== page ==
Hulu gets ready for Huluween by dropping horror-infused content all month long. Based on Clive Barker’s acclaimed and influential horror anthology Books of Blood, this feature takes audiences on a journey into uncharted and forbidden territory through three uncanny tales tangled in space and time.
Brannon Braga‘s feature directorial debut starts of with bloodshed, when a librarian in debt gets killed by a mysterious man after disclosing the location of a valuable book. We jump straight into the first of three stories wherein Britt Robertson (‘I Still Believe‘) plays Jenna, a hypersensitive girl who suffers from ‘misphonia’ (an abhorrence of sound). As she learns her mother is about to send her back to the ‘Farm,’ she steals her mother’s cash and sets out for Los Angeles. While taking refuge in a cosy B&B, the always pessimistic Jenna keeps hearing scratching sounds coming from behind the walls in her room, whenever she takes off her noise cancelling headphones. Carrying a secret with her that she refuses to discuss turns her nightmares into a living nightmare. The two abnormally friendly owners of the bed and breakfast quickly make Jenna feel welcome, a feeling she hasn’t felt in a very long time, but when the sounds coming from behind the walls of the cockroach-infested B&B start to make her feel more and more uncomfortable, she also has to deal with being followed by a mysterious man. It’s up to Jenna to read the room and figure out what’s really going on.
The first story that eventually weaves together with the following two, is probably the strongest standalone story, with the strongest ensemble of actors. Running from her own past, while stranding in a small town makes for a great location to feel trapped in – even more than in the confined walls of her mother’s beach side modern mansion. Joel J. Richard‘s (‘John Wick: Chapter 3 – Parabellum‘) score sounds like the tunes coming out of a music box. The eeriness of his music helps with establishing more of a menacing atmosphere than Bragga was able to conjure with his direction. Especially the second and third story fall completely flat.
When we get to Miles’ story half way into the movie, the change of pace has shifted to something that doesn’t fully connect with what we’ve just witnessed before. We see a naked Rafi Gavron (‘Godfather of Harlem‘) waking up in some sort of cell, with text written in what seems blood all over the walls. He plays Simon, a handsome, charismatic young man who convinces Mary (Anna Friel – ‘Marcella‘) that he is a ‘ghost whisperer’. Mary, a brilliant, beautiful psychologist who has gained fame as a skeptic that debunks all theories or beliefs that are not solely scientifically based. She has lost her 7-year-old son, Miles, to leukemia and when Simon becomes her lover, he convinces her that he speaks for her dead child. Fully convinced he’s speaking the truth, the dead are bound to unravel secrets that hover above the new couple’s head.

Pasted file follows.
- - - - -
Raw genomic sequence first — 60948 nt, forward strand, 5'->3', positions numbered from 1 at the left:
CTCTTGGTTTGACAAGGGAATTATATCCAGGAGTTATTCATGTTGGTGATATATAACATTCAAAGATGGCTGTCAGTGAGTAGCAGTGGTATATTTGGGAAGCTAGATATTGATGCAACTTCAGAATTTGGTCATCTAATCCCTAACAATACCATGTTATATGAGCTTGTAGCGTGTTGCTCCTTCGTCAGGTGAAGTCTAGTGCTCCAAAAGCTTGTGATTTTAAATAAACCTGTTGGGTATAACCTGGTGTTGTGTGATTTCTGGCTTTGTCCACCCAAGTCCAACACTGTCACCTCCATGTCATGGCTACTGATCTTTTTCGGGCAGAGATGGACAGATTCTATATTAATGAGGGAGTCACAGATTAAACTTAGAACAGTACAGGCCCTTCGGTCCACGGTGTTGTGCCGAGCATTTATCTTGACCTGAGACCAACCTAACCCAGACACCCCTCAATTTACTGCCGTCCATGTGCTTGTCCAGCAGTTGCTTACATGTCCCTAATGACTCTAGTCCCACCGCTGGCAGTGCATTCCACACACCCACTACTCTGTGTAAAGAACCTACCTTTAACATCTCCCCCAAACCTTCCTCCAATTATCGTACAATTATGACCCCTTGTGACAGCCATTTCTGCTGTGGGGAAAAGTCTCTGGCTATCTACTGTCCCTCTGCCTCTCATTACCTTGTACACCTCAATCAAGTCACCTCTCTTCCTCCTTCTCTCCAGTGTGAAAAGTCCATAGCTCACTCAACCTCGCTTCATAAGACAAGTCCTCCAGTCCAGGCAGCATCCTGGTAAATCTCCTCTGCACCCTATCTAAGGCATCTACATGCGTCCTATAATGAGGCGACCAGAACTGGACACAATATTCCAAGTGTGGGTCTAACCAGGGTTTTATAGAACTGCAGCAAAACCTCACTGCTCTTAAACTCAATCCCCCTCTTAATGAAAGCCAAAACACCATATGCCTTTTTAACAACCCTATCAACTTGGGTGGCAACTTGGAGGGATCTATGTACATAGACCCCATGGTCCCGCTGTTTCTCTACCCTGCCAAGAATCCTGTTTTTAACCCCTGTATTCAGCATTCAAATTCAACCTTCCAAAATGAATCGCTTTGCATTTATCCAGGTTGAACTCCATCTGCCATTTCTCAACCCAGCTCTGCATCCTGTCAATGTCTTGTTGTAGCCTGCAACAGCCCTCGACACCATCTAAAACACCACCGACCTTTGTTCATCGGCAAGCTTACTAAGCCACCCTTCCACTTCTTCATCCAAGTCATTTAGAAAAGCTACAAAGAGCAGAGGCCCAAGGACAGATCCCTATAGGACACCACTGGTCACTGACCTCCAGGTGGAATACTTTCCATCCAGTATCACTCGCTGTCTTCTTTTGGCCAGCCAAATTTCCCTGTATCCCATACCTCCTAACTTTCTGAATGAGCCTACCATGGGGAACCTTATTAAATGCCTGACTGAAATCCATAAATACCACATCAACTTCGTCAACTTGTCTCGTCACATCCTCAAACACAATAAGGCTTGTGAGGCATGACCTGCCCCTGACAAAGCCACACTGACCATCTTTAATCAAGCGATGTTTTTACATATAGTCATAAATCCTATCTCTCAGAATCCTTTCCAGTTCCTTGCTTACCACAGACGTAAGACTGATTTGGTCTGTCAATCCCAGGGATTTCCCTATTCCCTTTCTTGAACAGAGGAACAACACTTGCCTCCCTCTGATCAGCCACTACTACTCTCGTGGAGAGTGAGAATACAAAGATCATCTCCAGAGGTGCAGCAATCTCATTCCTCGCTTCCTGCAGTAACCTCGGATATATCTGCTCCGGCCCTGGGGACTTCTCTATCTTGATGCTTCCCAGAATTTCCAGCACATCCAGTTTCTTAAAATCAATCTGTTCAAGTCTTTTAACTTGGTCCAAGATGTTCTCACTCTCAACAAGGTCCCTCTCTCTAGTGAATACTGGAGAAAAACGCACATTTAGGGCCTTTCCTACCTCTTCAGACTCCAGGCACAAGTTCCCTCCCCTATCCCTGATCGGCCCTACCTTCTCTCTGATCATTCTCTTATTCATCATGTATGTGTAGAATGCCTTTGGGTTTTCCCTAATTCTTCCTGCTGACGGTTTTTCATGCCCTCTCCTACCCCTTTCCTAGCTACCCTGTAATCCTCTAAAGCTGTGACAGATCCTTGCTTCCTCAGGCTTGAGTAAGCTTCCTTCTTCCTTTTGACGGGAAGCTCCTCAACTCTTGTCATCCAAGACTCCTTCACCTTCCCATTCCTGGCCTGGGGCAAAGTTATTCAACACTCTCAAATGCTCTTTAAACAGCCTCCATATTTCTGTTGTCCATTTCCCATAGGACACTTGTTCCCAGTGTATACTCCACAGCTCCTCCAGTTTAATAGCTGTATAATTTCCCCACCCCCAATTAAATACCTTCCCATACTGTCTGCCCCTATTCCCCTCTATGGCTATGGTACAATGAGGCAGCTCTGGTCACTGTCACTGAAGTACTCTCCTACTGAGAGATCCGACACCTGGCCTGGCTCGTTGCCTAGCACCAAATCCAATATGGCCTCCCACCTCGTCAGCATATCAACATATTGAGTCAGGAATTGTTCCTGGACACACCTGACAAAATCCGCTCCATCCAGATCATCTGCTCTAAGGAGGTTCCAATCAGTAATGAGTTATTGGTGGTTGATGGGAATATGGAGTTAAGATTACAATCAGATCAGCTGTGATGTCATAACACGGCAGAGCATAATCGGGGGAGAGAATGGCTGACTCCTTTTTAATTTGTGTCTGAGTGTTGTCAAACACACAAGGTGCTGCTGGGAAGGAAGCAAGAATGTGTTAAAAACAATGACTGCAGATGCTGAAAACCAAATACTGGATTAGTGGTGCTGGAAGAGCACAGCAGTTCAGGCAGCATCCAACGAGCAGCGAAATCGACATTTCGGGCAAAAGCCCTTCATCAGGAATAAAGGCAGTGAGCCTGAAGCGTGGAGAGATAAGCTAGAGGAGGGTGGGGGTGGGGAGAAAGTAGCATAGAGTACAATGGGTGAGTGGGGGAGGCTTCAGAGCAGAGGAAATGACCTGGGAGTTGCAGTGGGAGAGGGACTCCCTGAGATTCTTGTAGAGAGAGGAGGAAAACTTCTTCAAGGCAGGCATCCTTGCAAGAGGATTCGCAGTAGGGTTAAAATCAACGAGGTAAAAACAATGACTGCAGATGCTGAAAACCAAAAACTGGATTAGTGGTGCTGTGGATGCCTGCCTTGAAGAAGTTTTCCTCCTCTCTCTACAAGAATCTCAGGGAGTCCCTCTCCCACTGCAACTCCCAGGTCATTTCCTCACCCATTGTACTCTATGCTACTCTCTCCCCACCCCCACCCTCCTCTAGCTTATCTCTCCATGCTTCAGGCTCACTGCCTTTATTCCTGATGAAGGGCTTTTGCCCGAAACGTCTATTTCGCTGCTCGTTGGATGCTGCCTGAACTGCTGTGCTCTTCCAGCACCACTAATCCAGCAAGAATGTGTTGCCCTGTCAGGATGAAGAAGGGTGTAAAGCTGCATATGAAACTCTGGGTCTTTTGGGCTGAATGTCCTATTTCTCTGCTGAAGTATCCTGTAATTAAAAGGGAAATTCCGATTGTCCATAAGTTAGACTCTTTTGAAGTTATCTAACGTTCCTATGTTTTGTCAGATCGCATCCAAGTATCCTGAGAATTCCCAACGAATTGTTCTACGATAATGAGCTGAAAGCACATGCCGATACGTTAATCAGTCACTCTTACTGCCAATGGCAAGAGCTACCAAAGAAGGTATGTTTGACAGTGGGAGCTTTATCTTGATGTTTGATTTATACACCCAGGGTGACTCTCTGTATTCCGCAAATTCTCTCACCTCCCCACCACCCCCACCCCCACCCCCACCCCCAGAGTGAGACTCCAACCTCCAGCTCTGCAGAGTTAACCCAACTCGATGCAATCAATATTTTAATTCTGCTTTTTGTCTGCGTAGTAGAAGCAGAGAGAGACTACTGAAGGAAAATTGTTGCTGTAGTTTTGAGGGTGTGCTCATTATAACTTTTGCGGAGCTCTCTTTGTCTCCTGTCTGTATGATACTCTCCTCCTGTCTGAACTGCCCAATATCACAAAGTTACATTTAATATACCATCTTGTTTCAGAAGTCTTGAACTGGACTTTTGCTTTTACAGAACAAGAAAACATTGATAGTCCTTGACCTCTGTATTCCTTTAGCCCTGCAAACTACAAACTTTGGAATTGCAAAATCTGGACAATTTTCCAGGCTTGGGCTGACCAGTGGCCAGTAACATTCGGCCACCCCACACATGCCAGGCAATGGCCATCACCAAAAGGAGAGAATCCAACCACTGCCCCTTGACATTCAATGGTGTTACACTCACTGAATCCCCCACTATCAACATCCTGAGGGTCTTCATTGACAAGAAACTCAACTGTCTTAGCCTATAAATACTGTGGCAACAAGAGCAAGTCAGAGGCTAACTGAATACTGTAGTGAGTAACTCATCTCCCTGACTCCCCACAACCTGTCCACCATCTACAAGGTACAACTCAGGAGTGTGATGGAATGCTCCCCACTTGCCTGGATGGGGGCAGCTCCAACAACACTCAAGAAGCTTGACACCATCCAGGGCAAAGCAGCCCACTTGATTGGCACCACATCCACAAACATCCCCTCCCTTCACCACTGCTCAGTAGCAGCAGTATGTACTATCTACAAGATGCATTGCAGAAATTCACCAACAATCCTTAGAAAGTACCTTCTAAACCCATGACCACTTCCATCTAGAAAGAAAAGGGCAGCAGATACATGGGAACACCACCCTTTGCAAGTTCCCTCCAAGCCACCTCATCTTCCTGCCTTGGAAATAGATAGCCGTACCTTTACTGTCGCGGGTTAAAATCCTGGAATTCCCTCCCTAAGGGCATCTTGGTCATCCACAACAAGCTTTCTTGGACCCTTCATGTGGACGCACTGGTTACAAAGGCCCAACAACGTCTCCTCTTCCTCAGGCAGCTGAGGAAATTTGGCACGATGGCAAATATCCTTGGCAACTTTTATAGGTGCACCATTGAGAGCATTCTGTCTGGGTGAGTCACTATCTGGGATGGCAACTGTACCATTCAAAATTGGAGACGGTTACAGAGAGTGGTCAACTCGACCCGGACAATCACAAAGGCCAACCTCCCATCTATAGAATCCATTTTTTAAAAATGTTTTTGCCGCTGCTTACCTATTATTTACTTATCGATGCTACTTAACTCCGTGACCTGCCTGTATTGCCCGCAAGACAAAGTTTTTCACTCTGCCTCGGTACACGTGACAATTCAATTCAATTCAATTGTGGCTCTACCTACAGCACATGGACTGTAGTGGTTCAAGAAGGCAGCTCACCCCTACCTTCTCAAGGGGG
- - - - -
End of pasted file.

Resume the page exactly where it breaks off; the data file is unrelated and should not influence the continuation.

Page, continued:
Mainly due to the somewhat unconvincing acting of Friel and Gavron, this segment doesn’t completely work. It’s not entirely the actors’ fault, when they’re just trying to do the writing some justice on screen. Knowing Barker’s Books of Blood have been written all the way back in 1984, the film as a whole feels rather dated. When some horrible CGI-creatures and body gore makes their entrance, you can’t help but think of other Clive Barker-vehicle, Hellraiser. Luckily, by the time Miles’ story sort of wraps up to make place for the final story that links all three, and continues the film’s opening with Bennett (Yul Vazquez – ‘The Outsider‘), a professional killer whose latest assignment clues him in on a priceless book that may allow him and his wife to permanently retire, we’re close to the end of the film. On his search for the tome, his quest leads him straight into supernatural terror. Close to a runtime of two hours, Books of Blood feels unnecessarily long and not scary at all.
Some of the imagery presented, is definitely disturbing (the bloody opening credits deserve praise above all), but Books of Blood lacks suspense and doesn’t clearly define what kind of story it’s going to tell until the very end. I’m glad the film wraps up nicely, linking back to Jenna’s disturbing story, making you rethink why you were rooting for her in the first place.
Books of Blood isn’t as scary as it could’ve been. It’s medium-rare grimly sadistic tone works best when it lets the characters breathe and connect with the viewer into liking them (which you shouldn’t!). The brand-new reiteration of Barker’s Books of Blood feels too dated to be blood-curdling.
‘Books of Blood’ premieres on Hulu Wednesday, October 7th
Hulu Review – ‘Books Of Blood’
Reviewed online (screener provided by Hulu), October 4, 2020. Rating: TBC. Running time: 107 min.
PRODUCTION: A Hulu release of a Fuzzy Door Productions, Fox 21 Television Studios, Touchstone Television production. Producers: Jason Clark, Michael Mahoney, Joseph J. Micucci. Executive producers: Brannon Braga, Seth MacFarlane, Erica Huggins, Alana Kleiman, Brian Witten, Jeff Kwatinetz, Josh Barry, Clive Barker, Adam Simon.
CREW: Director: Brannon Braga. Screenplay: Brannon Braga, Adam Simon (based on the book by Clive Barker). Editing: John Duffy. Cinematography: Michael Dallatorre. Score: Joel J. Richard.
WITH: Britt Robertson, Rafi Gavron, Anna Friel, Yul Vazquez, Freda Foh Shen.
Cover photo: Jenna (Britt Robertson), shown. (Photo by: Chris Reardon/Hulu)